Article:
Agree with you Aya. And that makes it even worse that so much money is being spent on reports that are seldom, if ever, acted upon.

  9. catarinaalexon Says:

    Glad you like my articles and that we agree on the importance of having the action habit.

  10. catarinaalexon Says:

    Krishna, I don't believe you can teach people how to get ideas and act upon them. It all boils down to imagination, common sense and courage. At university you are taught to write reports that in theory show what to do. Experience teaches you the difference between good and bad ideas, to some degree. But how do you teach people to have courage? Maybe military training under severely hard conditions?

  11. catarinaalexon Says:

    Yes, Ford, Edison and Bell understood they had great ideas and had the courage to act upon them even though they failed miserably innumerable times. What would have happened if they just wrote reports on what they should do?

  12. Mike Freeston Says:

    Thanks Catarina for the article….

    Maybe the universities should be teaching common sense, but you are either born with it or not! Thank God or what would they need Business Schools and reports for….numerous companies/govts around the world have stacks of reports sitting on shelves idle, usually made to defer action or support their view…

    I agree that ideas are easier to achieve but action is difficult this is where the risk is…anyway I won't babble on…a quote I have seen before but do not know the author…

    "RISK – You cannot discover new oceans unless you have the courage to lose sight of the shore…"

    Keep the stories coming…and all the best to you for 2010…

  13. catarinaalexon Says:

    Agree with you Mike.

    The problem is courage, which most people don't have. When people/companies try to avoid risk not only is it boring without a challenge the company/person doesn't develop either. Am not advocating playing roulette with a company/your life but you have to risk to gain. If nothing else you will learn from your mistakes and move on.

  14. Thom de Bruijn Says:

    Catarina.
    Filling in my heated live with cool showers of thoughts I had too, is the result of lot of your articles.
    I had them, but you are able to use them as fresh nourishing materials.
    I always say if Barney, the most famous Dutch dartplayer has difficulty in throwing 3 darts from a kind of close distance to a numerous fixed small points, to reach in 7 to 10 steps his goal and is able to enjoy thousands of people with that, why do we think that knowing something very complex issue is easy to fullfill at long distance in only one way in not more than three steps and needs not much rewards .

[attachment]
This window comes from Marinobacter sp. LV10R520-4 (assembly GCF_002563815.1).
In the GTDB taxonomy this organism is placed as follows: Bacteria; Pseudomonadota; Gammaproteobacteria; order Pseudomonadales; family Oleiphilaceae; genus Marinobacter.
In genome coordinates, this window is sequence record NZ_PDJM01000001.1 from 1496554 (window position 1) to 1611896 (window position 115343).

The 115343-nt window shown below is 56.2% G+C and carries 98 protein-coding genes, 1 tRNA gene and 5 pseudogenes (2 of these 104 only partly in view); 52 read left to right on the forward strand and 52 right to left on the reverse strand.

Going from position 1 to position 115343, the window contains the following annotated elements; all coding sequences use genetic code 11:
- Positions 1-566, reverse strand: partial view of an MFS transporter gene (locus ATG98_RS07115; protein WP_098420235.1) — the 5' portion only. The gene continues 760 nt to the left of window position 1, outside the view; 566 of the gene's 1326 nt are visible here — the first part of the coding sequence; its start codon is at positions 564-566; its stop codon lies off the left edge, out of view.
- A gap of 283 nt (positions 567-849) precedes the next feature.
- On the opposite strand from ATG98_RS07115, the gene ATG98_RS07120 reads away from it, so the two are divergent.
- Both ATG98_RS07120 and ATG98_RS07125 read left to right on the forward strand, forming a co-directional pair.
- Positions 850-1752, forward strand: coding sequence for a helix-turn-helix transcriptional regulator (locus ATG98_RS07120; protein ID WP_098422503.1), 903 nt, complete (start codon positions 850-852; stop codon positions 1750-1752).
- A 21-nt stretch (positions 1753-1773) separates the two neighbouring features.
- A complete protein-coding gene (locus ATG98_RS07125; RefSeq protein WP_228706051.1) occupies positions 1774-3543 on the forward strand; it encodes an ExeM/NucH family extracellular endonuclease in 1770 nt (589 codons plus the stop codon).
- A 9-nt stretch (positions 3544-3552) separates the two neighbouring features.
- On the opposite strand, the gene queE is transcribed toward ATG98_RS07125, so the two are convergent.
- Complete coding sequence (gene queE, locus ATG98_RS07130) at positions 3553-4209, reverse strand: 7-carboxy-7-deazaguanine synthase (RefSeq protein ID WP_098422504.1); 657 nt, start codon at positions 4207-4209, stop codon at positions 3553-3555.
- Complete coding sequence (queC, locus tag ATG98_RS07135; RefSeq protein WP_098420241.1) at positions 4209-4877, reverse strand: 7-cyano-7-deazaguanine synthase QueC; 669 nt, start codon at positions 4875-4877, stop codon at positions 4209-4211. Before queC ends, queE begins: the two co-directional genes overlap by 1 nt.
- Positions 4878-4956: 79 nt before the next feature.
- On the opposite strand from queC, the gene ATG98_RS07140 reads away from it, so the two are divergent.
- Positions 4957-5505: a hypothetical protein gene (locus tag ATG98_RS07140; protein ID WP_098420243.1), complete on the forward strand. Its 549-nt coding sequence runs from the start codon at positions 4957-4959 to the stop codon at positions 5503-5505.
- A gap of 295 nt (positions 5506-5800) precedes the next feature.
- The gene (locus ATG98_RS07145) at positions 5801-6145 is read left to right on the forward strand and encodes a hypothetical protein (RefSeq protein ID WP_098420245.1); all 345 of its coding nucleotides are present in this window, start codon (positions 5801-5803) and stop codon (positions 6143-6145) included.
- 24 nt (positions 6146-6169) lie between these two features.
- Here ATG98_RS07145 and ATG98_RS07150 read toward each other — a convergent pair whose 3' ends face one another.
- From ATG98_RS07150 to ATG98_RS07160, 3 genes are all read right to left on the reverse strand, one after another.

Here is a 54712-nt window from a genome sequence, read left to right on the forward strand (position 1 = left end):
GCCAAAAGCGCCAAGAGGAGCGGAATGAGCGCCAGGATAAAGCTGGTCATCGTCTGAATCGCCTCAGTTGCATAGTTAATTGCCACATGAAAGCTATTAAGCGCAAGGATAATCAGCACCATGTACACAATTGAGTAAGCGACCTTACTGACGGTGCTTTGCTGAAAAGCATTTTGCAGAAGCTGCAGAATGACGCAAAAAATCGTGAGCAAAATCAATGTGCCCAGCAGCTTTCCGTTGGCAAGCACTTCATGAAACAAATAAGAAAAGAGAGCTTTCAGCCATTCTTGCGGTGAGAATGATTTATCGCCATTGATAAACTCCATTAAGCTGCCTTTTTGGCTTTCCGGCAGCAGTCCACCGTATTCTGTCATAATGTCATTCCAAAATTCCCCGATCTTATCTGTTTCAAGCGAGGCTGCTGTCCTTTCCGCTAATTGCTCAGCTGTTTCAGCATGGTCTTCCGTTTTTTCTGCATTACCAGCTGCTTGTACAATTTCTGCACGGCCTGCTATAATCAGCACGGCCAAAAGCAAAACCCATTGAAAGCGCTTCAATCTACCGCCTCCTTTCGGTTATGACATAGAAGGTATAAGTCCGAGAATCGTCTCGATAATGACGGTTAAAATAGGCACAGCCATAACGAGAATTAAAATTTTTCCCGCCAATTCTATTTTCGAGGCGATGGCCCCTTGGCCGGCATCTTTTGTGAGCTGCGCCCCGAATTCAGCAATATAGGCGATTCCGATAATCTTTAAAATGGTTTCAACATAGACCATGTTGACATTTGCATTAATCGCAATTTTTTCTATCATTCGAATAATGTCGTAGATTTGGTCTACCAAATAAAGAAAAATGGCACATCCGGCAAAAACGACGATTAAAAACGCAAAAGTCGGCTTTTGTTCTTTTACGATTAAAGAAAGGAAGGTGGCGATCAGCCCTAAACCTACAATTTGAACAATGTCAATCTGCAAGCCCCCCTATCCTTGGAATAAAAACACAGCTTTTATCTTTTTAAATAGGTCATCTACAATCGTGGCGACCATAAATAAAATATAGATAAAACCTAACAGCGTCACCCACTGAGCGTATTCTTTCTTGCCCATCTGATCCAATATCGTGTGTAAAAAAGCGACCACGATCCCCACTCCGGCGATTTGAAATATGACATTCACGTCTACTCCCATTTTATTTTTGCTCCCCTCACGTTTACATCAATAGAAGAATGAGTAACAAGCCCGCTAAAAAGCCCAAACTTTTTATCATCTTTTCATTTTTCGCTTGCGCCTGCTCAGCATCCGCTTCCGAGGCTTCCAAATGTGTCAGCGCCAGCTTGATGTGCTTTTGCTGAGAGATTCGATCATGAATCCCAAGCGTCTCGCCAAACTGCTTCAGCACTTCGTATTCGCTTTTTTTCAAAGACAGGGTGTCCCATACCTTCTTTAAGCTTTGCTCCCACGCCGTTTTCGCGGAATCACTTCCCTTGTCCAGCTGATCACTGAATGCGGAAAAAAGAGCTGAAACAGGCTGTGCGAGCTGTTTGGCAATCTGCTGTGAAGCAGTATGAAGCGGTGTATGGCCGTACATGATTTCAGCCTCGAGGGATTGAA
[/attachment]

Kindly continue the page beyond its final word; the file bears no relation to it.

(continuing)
Another metaphor from daily reality; theory has no gravity.

    Thanks I can show some of my own wisdom as comments in your articles and I am happy that after teaching that,now I use it for myself, my product and my company.

  15. catarinaalexon Says:

    Interesting thoughts Thom.

  16. keepupweb Says:

    Interesting point about companies using reports to divert attention away from what actually needs to be done. Your article reminds me of advice that I received (from a U.S. Small Business Administration adviser) when I first decided to work as a self-employed consultant. I’d meet with her regularly to discuss my business plan and strategies. She told me to act on my plan and to not become a victim of “analysis paralysis”. I’ll never forget her advice.

  17. catarinaalexon Says:

    Yes Sherryl it is isn't it. First time I heard about that was from a managment consultant in the US who works with Fortune 500 companies. Analysis paralysis, is a great way of putting it. So many people have it and hence never get anything done. Their fear of failure makes them failures.

  18. David Says:

    Catarina, your post is an enjoyable little exercise in parallelism, and Bond has to be one of my favorite film characters. Thanks for sharing!

  19. Christer Edman Says:

    Wow! I really like your article and posted "Just do" today in a comment on a linkedIn group which is talking about "How do you create a culture of innovation?". The comments you have got are great to and I will post a link to your article.

    An interesting notice is that I see so many synergies today and feel that everything comes to you in the right moment when you need it.

    Thanks for sharing and keep on with your interesting articles!

  20. catarinaalexon Says:

    Thank you Christer. Glad you like my article.

  21. catarinaalexon Says:

    Yes David, glad you also like Bond movies.

  22. Catherine Lockey Says:

    Absolutely Catarina. My take on inaction: Bureaucracies love reports and meetings and get the least done. Then there are the power and control freaks who think the only way to remain valuable is to keep others uniformed. Don't forget the greedy who steal and lie while claiming they didn't know any better. Finally, there are those who think they can buy their way to the top. In each instance NOTHING gets done. Businesses like these fail – but not before they've wasted lots of money and time. This is why I love the proverb: "Even a child makes himself known by his acts…"

  23. catarinaalexon Says:

    Glad we agree Catherine.

  24. keyuri joshi Says:

    Sadly, there are many "leaders" who like the idea or the label of being a leader but don't have a clue about living the life of one. They invest in fancy gagetry or as you indicate reports, but don't follow the advice within. These ego driven individuals cause havoc in company performance and worse yet, in the psyche of company employees. Identifying a result is vital. I believe one must also identify a plan (the report) but true success is in the journey and the passions we inject into the journey. Great post Catarina…. and vital to "leaders".

  25. catarinaalexon Says:

    Glad we are of the same opinion Julie.

  26. Susan Oakes Says:

    Totally agree about common sense Catarina as well as your other points.Today I think there is too much focus on for example reading posts and not taking action if it applies to your business and customers.